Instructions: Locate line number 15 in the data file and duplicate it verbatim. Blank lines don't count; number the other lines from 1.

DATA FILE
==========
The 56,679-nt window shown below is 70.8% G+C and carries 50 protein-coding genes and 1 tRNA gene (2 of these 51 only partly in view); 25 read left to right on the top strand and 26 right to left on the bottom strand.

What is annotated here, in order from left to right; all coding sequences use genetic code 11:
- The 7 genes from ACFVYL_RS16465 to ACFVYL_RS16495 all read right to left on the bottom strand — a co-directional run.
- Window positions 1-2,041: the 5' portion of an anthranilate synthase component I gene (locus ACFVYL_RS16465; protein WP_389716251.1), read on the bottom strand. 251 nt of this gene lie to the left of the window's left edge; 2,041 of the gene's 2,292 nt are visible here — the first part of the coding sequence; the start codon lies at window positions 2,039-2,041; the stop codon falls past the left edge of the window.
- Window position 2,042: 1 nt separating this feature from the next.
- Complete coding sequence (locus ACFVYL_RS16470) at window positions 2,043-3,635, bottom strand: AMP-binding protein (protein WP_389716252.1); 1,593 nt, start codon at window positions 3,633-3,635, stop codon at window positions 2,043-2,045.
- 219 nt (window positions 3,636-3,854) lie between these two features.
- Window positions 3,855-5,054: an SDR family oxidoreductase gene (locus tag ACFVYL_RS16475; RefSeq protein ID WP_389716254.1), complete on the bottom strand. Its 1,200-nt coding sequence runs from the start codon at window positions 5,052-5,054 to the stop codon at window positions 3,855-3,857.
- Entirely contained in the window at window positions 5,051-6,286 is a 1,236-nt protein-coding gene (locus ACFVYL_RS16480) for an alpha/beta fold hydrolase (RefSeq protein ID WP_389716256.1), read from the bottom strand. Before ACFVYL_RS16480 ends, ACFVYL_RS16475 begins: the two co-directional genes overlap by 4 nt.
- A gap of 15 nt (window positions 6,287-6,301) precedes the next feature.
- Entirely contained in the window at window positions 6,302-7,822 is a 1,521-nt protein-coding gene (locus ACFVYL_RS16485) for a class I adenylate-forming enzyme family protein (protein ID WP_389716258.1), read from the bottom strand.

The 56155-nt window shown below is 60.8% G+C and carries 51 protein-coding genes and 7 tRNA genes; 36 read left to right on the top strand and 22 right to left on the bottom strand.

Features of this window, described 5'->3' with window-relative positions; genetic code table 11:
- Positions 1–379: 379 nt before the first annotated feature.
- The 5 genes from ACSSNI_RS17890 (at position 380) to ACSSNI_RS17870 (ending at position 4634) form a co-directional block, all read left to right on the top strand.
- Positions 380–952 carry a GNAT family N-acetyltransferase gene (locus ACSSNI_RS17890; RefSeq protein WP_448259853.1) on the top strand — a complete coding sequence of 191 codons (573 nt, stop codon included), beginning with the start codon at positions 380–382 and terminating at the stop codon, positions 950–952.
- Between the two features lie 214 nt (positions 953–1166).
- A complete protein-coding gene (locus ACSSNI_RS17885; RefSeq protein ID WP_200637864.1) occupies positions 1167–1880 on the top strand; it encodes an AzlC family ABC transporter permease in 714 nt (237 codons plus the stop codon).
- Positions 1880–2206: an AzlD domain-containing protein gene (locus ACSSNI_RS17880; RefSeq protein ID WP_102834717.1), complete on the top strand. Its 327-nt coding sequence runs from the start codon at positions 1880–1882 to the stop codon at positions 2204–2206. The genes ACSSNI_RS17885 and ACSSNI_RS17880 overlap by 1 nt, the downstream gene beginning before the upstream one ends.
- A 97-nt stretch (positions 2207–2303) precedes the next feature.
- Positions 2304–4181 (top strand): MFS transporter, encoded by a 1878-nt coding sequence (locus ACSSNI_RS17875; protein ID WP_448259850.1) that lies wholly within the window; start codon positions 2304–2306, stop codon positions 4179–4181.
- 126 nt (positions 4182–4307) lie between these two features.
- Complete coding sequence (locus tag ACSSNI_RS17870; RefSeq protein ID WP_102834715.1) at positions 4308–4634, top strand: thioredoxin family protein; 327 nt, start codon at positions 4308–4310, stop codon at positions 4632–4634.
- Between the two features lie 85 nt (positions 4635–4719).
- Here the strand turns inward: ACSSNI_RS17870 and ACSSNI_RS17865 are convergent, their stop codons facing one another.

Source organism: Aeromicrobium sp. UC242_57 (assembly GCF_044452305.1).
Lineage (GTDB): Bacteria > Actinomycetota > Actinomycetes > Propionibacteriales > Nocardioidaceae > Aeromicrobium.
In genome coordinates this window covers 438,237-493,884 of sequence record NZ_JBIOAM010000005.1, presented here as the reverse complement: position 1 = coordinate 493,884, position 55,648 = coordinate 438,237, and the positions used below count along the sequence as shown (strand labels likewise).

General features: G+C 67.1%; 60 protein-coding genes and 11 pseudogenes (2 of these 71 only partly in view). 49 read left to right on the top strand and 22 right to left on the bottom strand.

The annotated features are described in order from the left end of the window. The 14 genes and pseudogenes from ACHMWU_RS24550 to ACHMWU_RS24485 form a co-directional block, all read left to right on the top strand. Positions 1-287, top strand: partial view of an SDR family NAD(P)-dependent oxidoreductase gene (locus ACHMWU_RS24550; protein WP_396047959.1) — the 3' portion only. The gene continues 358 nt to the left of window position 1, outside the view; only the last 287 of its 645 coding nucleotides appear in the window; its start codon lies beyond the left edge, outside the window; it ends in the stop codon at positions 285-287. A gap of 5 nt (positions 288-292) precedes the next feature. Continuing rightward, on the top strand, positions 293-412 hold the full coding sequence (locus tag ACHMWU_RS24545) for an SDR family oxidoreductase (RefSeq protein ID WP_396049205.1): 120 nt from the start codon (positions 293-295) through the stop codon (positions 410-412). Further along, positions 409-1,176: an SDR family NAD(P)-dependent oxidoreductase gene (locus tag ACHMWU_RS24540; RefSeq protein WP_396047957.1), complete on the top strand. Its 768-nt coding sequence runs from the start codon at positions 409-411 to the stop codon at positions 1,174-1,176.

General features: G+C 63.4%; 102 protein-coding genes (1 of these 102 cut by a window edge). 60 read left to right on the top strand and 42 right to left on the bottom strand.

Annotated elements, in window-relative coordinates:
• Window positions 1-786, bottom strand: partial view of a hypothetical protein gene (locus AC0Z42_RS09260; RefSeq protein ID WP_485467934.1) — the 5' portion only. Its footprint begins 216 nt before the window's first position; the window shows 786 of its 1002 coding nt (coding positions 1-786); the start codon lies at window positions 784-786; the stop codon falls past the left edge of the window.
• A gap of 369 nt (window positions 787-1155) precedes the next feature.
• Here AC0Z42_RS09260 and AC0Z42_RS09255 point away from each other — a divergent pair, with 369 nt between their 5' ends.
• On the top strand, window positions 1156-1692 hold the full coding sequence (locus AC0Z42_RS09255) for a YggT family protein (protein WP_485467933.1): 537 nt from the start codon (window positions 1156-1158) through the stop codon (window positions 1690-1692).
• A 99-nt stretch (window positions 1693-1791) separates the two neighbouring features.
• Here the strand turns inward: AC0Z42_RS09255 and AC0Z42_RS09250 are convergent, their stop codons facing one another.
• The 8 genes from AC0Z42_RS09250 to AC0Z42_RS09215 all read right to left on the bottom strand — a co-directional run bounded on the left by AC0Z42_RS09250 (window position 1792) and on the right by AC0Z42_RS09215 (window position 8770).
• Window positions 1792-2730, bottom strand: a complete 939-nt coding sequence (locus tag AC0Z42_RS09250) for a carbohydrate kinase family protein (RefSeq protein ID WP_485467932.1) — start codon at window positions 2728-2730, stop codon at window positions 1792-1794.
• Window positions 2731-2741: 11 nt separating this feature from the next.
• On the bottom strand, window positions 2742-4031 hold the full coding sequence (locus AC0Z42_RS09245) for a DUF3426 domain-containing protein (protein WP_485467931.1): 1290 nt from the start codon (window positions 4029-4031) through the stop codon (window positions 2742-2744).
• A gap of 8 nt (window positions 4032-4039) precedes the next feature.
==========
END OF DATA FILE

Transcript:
- The 5 genes from ACSSNI_RS17890 (at position 380) to ACSSNI_RS17870 (ending at position 4634) form a co-directional block, all read left to right on the top strand.